Evidently fear of aliens overrides high principle and what Arizona really wants is a government that cuts a swath through the law to root out what they want rooted out -- and the Constitution be damned. What they want is a government that lays it's fingers heavily on people they don't like and lays completely off anything that stands between them and whatever they please. Sorry cowboy; when you add in the racist element, this situational Libertarianism is too much like Fascism to make it worth trying to find a difference.

(Cross posted from Human Voices)

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Tuesday, April 27, 2010

Oklahoma Legisture overrides veto, enacts restrictive anti-abortion measures

If you're a woman in Oklahoma, your choice about what to do with your own body, to the extent that you have any choice at all, will now be manipulated to the point where you don't really have any at all. Here's the NYT:

The Oklahoma Legislature voted overwhelmingly Tuesday to override vetoes of two highly restrictive abortion measures, one making it a law that women undergo an ultrasound and listen to a detailed description of the fetus before having an abortion.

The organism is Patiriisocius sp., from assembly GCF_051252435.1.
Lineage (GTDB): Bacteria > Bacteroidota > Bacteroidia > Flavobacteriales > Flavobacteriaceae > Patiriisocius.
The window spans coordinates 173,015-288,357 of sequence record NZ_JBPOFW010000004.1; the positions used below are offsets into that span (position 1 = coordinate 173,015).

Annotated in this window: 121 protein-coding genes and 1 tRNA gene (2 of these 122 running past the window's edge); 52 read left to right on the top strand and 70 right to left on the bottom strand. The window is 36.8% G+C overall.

Though other states have passed similar measures forcing women to have ultrasounds, Oklahoma's law goes further, requiring a doctor or technician to set up the monitor where the woman can see it and describe the heart, limbs and organs of the fetus. No exceptions are made for rape and incest victims.

The second measure passed into law Tuesday protects doctors from malpractice suits if they decide not to inform the parents of a unborn baby that the fetus has birth defects. The intent of the bill is to prevent parents from later suing doctors who withhold information to try to influence them against having an abortion.

Gov. Brad Henry, a Democrat, vetoed both bills last week. The ultrasound law, he said, was flawed because it did not exempt rape and incest victims and was an unconstitutional intrusion into a woman’s privacy. He painted the other measure as immoral.